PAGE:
So a few years ago I decided to start actually learning Music Theory.

I've always been around music. Much of my family while I was growing up were in bands. My mom had learned to harmonize with her sisters and taught me to harmonize with her. I'd fucked around with a few instruments we had around the house, but never really learned much beyond like "Here's a scale, here's how you make a major triad, and here's a minor triad"

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The thing that kinda got me going though was thinking about the fact that on the NES you only really had three voices total. Like you could do exactly one triad and that was it.

But clearly they were doing something else there. Arpeggiating chords, sure, but in a lot of cases you can tell there are two or three different lines of music there, that happen to be in harmony.

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So how the shit does that work?

Recently I also decided to get back into NES dev and try actually making a game for once. I have a vague idea for Dragon Quest inspired stuff. One of the things I wanted to do for both that and music theory in general is go through and try to transcribe DQ music by ear, and then analyze it from a music theoretical viewpoint.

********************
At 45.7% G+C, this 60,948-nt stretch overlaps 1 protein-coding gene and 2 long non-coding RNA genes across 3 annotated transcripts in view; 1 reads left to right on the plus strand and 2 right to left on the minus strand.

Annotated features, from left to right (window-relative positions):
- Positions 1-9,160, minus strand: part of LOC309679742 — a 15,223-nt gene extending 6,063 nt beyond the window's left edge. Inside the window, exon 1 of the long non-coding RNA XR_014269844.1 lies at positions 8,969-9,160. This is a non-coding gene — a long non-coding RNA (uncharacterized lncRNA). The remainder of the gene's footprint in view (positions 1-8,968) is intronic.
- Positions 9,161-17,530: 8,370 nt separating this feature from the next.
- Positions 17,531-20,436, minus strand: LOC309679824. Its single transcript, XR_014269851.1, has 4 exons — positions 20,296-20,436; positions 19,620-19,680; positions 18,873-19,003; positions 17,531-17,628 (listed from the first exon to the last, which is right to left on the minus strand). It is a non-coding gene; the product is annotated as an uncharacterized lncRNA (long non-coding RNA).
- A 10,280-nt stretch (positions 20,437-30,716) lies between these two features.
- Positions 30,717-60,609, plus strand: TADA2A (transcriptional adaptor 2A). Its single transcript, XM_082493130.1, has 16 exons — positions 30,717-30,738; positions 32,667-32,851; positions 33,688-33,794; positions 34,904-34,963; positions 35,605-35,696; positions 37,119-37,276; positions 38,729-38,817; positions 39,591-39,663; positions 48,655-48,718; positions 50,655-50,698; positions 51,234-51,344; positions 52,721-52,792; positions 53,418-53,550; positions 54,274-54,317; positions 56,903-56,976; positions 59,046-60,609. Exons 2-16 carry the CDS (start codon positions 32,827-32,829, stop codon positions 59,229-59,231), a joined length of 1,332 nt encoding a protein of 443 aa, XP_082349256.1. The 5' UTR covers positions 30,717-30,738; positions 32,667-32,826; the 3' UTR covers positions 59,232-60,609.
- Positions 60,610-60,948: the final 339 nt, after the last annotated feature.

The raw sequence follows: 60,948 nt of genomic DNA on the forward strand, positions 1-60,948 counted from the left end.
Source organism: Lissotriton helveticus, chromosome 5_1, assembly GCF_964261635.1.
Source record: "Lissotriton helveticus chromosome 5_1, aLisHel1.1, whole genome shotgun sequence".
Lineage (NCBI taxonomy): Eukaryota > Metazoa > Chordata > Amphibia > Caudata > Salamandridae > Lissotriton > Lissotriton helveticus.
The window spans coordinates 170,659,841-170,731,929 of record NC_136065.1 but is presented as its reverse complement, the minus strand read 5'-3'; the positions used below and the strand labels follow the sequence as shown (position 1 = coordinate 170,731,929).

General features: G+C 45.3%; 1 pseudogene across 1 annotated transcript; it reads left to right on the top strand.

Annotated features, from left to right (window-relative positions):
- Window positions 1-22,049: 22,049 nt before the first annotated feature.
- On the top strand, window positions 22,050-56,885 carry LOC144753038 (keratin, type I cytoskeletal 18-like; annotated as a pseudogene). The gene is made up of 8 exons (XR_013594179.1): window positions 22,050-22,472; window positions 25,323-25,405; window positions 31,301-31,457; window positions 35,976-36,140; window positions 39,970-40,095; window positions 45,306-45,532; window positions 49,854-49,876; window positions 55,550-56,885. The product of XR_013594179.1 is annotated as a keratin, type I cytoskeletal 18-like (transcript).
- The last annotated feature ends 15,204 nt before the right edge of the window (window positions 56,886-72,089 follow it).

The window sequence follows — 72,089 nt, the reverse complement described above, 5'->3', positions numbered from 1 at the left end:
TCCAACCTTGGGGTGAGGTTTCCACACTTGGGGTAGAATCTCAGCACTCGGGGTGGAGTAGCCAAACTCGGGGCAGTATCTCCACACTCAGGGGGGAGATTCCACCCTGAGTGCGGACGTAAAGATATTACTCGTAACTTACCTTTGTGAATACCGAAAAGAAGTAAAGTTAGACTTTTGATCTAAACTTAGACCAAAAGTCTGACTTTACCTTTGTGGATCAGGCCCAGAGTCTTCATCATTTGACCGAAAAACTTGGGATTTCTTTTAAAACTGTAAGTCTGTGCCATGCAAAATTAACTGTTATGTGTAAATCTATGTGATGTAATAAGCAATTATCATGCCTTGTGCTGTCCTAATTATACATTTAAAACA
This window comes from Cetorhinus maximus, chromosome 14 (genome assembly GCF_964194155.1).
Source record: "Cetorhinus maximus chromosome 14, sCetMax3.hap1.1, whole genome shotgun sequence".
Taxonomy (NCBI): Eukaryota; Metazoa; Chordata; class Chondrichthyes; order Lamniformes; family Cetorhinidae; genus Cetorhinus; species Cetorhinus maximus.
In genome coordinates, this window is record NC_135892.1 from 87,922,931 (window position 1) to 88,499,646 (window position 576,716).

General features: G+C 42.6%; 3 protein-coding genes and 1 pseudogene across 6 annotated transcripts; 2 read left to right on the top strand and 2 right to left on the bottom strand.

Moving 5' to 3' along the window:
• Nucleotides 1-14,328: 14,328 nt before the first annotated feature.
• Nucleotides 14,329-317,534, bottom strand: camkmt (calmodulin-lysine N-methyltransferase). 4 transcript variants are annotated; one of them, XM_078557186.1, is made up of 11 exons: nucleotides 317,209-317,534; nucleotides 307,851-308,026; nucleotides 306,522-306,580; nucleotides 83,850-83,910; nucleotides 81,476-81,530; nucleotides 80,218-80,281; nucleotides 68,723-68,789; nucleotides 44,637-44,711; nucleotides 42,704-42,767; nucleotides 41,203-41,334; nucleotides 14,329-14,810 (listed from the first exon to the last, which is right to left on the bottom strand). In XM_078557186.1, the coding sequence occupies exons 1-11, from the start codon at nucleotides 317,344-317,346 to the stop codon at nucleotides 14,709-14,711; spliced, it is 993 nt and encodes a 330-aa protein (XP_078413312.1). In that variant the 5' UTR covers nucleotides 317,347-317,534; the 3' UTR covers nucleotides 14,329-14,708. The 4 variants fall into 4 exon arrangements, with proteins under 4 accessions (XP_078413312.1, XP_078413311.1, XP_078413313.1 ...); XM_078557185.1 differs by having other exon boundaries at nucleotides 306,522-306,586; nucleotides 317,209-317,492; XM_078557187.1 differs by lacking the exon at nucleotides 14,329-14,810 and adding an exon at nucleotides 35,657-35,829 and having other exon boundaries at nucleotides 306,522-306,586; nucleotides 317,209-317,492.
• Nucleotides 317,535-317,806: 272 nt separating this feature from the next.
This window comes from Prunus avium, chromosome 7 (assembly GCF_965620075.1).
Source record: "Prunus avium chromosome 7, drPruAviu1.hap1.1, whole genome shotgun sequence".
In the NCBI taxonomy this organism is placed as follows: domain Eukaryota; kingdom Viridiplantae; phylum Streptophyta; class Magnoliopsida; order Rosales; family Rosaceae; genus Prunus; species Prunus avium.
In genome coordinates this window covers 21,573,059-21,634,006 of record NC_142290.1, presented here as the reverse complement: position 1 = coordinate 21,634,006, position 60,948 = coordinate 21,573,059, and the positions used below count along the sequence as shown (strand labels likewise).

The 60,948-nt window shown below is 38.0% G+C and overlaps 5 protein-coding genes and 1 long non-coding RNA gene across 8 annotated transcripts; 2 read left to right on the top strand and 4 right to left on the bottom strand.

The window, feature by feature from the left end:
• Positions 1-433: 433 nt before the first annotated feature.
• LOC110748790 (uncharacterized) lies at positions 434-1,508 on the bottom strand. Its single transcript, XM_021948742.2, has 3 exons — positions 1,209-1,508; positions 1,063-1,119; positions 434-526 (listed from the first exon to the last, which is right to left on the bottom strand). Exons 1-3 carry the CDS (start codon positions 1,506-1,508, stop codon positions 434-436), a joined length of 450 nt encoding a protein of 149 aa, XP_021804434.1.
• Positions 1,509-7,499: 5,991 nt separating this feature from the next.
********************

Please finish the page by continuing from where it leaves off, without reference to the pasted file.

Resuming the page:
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One nice thing about NES music is that you can load it up in an NSF player and isolate it channel by channel to make it easier when you're starting out.

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So I recently sat down and worked out (most of) the overworld theme from DQ1. (I eventually looked up some of it because I was struggling a bit.)

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Imagine my surprise when I realize that this song doesn't even make full use of the NES audio hardware.

It's only using *two* channels at a time.

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Like, yeah, I know a bit more now, I've done some musical analysis and counterpoint as homework, so I definitely have a better ability to understand the structure here, but wow.

This iconic song and it was literally just a square wave and a triangle wave. 8 bars at 112BPM and repeat.

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